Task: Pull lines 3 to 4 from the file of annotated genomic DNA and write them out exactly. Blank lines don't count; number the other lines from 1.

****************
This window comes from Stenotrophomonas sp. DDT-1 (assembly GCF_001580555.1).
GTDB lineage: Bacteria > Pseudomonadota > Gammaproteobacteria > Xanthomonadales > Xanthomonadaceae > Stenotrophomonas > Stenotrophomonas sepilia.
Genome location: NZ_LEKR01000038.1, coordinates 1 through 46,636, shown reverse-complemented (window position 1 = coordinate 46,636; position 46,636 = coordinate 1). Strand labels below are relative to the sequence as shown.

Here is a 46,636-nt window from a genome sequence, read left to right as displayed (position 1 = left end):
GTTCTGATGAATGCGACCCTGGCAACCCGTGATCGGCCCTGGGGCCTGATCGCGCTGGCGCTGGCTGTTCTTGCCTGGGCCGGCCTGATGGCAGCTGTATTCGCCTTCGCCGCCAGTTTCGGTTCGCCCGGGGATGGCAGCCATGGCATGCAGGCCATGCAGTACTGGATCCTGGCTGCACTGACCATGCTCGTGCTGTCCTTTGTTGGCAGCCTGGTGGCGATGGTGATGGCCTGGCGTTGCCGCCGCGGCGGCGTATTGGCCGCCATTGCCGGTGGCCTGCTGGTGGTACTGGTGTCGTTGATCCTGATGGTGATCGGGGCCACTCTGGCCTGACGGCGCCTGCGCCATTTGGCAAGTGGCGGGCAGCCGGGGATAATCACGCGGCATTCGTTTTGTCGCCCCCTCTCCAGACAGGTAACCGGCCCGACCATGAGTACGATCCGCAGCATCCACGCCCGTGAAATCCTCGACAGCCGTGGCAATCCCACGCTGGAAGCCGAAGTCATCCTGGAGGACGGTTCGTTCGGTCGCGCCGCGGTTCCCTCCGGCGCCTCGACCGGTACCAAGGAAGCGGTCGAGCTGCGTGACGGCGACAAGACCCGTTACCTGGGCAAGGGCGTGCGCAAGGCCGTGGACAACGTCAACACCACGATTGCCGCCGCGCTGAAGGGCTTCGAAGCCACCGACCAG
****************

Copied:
Genome location: NZ_LEKR01000038.1, coordinates 1 through 46,636, shown reverse-complemented (window position 1 = coordinate 46,636; position 46,636 = coordinate 1). Strand labels below are relative to the sequence as shown.

Here is a 46,636-nt window from a genome sequence, read left to right as displayed (position 1 = left end):